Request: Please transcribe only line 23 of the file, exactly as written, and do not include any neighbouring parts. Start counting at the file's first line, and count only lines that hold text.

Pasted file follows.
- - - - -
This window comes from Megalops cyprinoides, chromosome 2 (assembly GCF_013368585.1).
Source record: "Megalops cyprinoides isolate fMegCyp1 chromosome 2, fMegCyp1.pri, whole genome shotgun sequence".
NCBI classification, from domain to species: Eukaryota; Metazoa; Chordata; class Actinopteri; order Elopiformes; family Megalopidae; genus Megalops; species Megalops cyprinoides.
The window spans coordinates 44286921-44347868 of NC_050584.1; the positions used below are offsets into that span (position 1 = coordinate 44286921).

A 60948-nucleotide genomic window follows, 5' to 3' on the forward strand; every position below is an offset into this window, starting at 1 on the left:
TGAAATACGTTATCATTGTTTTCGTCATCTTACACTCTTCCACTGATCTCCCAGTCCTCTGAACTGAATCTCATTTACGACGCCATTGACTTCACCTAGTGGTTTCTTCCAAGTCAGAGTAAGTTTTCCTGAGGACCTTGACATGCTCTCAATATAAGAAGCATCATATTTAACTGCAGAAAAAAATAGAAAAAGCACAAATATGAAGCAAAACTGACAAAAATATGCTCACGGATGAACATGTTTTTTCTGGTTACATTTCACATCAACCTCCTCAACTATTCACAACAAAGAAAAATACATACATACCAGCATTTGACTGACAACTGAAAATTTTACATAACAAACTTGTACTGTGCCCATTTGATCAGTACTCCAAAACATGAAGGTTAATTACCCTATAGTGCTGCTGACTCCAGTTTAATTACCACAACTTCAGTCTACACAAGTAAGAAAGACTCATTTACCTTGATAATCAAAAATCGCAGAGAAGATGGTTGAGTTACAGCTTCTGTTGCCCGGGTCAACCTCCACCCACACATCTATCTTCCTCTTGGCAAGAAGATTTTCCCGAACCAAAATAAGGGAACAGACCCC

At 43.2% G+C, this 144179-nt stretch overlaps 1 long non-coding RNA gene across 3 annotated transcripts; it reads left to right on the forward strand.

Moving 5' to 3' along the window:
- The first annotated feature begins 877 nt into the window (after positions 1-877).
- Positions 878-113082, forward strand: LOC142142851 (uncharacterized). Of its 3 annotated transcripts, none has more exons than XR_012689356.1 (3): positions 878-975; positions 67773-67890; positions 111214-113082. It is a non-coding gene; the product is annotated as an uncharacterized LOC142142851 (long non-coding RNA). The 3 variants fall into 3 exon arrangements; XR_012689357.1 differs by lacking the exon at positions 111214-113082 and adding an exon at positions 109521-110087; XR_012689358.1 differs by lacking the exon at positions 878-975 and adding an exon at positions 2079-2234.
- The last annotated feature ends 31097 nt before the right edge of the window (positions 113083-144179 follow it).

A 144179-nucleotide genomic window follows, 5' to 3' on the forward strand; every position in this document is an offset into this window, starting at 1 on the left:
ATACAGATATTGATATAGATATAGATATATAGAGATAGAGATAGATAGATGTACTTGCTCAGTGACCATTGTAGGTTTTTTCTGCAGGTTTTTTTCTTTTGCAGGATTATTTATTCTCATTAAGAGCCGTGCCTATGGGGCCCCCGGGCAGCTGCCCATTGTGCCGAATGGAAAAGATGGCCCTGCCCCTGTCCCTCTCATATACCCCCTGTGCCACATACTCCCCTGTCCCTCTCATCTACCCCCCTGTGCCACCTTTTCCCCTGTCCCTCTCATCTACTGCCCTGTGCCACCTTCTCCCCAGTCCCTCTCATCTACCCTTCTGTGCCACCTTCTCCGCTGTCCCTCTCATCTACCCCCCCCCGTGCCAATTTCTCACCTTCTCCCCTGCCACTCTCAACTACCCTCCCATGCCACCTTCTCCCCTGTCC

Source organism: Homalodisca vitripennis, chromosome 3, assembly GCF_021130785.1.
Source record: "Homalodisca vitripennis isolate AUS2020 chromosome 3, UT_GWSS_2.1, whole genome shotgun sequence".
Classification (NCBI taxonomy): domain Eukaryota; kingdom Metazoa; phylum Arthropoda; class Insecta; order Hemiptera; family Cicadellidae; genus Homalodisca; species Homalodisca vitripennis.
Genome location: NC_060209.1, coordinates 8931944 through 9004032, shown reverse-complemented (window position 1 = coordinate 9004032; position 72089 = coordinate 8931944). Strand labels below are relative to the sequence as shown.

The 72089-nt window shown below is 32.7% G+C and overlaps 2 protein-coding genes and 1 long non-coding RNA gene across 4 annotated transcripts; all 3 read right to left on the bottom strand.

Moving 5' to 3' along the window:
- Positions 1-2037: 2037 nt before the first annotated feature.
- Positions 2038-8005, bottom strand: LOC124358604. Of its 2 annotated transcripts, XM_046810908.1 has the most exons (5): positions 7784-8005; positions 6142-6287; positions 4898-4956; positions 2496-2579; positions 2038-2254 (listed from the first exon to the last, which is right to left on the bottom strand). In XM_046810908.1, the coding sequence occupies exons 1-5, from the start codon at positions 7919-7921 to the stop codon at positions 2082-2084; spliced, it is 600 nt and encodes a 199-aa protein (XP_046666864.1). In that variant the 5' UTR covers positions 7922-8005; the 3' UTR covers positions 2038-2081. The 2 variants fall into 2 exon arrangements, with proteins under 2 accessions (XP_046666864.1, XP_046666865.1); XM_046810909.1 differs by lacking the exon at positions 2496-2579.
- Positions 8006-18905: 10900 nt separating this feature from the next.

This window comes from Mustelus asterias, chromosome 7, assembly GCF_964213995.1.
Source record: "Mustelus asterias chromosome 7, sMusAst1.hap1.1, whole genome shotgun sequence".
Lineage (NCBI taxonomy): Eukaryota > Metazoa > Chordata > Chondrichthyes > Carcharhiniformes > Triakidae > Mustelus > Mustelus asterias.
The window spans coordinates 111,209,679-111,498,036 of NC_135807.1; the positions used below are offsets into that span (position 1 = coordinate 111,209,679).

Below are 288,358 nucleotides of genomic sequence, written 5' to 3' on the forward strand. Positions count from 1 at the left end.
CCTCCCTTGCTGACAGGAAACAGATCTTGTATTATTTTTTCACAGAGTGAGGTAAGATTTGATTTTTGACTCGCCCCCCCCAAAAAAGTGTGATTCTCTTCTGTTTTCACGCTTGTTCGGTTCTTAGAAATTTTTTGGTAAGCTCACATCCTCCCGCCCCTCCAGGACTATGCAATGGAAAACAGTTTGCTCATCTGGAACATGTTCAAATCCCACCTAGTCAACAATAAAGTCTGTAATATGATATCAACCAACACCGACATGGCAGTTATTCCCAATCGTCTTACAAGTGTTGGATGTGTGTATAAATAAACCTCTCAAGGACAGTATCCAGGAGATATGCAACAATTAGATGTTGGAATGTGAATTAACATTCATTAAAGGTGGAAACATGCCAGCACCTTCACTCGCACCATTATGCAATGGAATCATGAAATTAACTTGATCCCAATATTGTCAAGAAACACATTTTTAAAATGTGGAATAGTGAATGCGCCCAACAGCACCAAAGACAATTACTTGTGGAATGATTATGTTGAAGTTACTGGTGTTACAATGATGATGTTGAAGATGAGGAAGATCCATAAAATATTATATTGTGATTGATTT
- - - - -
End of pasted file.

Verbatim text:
This window comes from Mustelus asterias, chromosome 7, assembly GCF_964213995.1.